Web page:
Something that really resignated with me was the origin of how this all came to be. When he was only 6mos old he developed a respiratory infection and was placed on antibiotics and steriods. Then had several issues like this follow closely. I’m convinced the overuse of medication left his microbiome completely in dis array. I wish I had known more when he was younger.

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When Things Get Itchy

You’ve got that New Year’s itch. “This year is going to be different.”drunkwaffles-300x300

As suspected, the most common new year’s resolution is to “lose weight.” According to Newsweek, there is a 12.1% hike in new gym memberships sold in January. “There are 54 million people in the U.S.—approximately 17 percent of the population—who are members of some type of gym or fitness center. A disproportionate number of them join shortly after the guilt of a gluttonous December sets in.”

Aisling Pigott, a spokeswoman for the British Dietetic Association, says many people allow themselves to binge over Christmas on the promise that they will fast in the new year. Unsurprisingly, this is not the best way to start, she says. “People need to think about moderation all the time. Weight loss involves adjusting lifestyle, diet and calorie intake, whilst overcoming the psychological barriers too.”

When that new year hits, so does the sinking feeling “I gotta do this now”. The idea of getting healthy can be overwhelming and is mostly psychological. The language we tend to use is “I’ll never be able to eat that again” … it becomes an all or nothing. Which just sets you up for failure.

It’s important to not see food as an enemy – but more of a method of fuel – a way to keep your body healthy and in optimal form. Rather than making eating a stressful experience, try to make it an enjoyable part of your day.

Make small adjustments – not trying to do everything at once. Looking for that quick-fix 10 pound unsustainable weight-loss is not realistic. Diet pills and shakes will not get you where you want to be. Remove yourself from the scale, stop over-thinking what you are ingesting and eliminate your fear of food.

Some tools to use:

  • Stop thinking about food 24/7 – make a list of healthy food choices you can pick from for each meal – takes out the guess work.
  • Know your trigger foods – what makes you feel awful after you eat it and only crave more? Remove those from your diet.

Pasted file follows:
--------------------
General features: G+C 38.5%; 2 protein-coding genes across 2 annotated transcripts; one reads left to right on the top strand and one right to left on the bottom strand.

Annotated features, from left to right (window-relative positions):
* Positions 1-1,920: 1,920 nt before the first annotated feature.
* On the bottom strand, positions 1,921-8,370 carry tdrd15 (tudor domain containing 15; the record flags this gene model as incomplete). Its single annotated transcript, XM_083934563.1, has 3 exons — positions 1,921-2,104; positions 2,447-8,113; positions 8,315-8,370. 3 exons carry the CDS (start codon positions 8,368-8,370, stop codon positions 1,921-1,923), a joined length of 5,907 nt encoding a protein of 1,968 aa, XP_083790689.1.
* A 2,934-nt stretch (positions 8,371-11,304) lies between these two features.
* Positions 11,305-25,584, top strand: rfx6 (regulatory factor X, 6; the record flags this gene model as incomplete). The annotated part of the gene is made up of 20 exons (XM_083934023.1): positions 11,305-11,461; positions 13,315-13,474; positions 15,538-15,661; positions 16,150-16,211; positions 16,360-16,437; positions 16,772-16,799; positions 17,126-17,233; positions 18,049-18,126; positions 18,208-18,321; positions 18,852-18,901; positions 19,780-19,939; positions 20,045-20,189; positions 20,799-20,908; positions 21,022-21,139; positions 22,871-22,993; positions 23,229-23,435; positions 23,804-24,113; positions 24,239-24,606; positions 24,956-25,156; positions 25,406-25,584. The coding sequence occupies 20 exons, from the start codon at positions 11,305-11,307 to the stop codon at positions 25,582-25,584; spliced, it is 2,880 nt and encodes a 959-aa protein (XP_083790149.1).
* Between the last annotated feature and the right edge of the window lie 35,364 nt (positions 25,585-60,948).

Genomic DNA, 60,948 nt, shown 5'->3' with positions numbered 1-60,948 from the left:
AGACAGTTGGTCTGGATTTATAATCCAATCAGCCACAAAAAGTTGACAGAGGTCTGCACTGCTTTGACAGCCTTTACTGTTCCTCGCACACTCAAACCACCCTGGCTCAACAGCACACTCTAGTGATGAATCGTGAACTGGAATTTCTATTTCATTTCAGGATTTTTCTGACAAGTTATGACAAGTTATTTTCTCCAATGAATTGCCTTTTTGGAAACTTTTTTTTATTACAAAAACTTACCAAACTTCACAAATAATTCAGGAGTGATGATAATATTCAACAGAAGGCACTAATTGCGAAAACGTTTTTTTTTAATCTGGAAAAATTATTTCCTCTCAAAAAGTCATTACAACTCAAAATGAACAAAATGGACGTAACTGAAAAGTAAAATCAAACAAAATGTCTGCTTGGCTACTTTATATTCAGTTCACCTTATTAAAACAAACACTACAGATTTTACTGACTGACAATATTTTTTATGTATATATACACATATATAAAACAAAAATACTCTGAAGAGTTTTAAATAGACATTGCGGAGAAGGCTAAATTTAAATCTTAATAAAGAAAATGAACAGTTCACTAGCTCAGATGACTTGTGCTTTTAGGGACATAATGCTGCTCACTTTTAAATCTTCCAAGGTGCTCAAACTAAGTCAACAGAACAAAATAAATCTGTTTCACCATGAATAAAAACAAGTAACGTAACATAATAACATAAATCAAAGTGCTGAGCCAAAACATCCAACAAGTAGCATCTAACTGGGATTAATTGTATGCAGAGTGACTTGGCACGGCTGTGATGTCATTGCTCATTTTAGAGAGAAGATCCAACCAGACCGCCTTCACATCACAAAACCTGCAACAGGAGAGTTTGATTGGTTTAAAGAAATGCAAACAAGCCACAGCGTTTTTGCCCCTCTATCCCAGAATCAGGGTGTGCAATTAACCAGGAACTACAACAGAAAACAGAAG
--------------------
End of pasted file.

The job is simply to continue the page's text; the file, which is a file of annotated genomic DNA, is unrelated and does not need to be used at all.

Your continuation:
• Don’t eat in front of the TV – it sabotage. If you must – dish out one serving and don’t return for more.
  • Try to stop eating at least 2 hours before you go to bed…you will feel so much lighter in the morning.
  • Add a probiotic to your daily routine…it works miracles in balancing out your gut and building your immune system.
  • Drink water. Chug a glass first thing in the morning to start your day flushing out your system.
  • Try to eat a salad everyday. Easy on the toppings, less on the dressings.
  • Cut out the processed foods and eat more non-GMO and organic.
  • Cut sugar from your diet – this alone will create a huge difference in bloating and energy levels.
  • Add more exercise – if you are a beginner, start small and build up.

You have to make each small commitment realistic and achievable. Always remember – it’s not a diet, it’s a lifestyle.

And on the weekend, have that burger, sans fries. Just keep your daily routine in check. And, Happy New Year.

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Leave It To Your Body

65017_311600488944738_362041646_nI recently read an eye-opening article about how our bodies react when dealing with an injury. The human body is fascinating – I think sometimes we forget the intricacies and natural healing properties within us.

More and more avid exercisers are getting injured – the most common being the knee or back. Much of this stems from the wrong form during a movement or is the result of too much repetitious pounding from explosive movements. Whatever the cause, if you are someone who works out religiously every week, an injury can be extremely challenging mentally and physically.

Naturally, once you get injured immediate questions come into your head:

  • Can I continue to eat normally without exercising?
  • Will I gain weight?
  • Should I be taking supplements?
  • Is there quicker way to heal?

Here’s what I learned:

  • Maintain a healthy intake. Rather than waiting to shape up your diet after an injury – strive to maintain a high-quality food intake every day to bank up on vitamins and minerals that your body needs to repair if you were to get injured (or during daily muscle repairs after micro tears when training). You will heal quicker by replenishing your body with nutrient-rich foods).
  • Good nutrition enhances recovery. To enhance healing, maintain a healthy combination of food groups – proteins, carbohydrates, vegetables, fruits. Proteins are critical during healing. They digest into amino acids needed to repair damaged muscles. Ensure you incorporate 20-30 grams of protein at each meal or snack. And eliminate processed foods.
  • You need to eat when injured. Many athletes decide they are going to starve themselves to cut back on the calories they are no longer burning off at the gym. In actuality, our bodies need fuel to repair. You just have to eat mindfully. You might have to cut back on your servings if you are no longer torching a lot of calories when working out. Eat enough to fuel your body at your current activity level.
  • Our organs burn the majority of calories in our body – not our muscles (although they do a nice job too). “Organs are metabolically active and require a lot of fuel”, says Nancy Clark, MS, RD, CSSD. “About 2/3 of the calories consumed by the average active person support the resting metabolic rate” (energy needed just to exist).
  • Surgery or trauma requires an additional 10-20% more calories for your body to function. Your body responds naturally to hunger cues. So, eat when hungry and stop when your stomach is full.
  • Muscle does not turn into fat. Muscle atrophies. Our bodies have muscle memory – once we go back to our normal routine, the muscle rebuilds quickly.
  • Our bodies also have a “genetic” weight. If we are underweight, our body will try to adjust to the intended size and natural physique.

If you are injured, don’t panic. Your body has your back, literally. You will recover, and in most cases, often stronger than before your injury.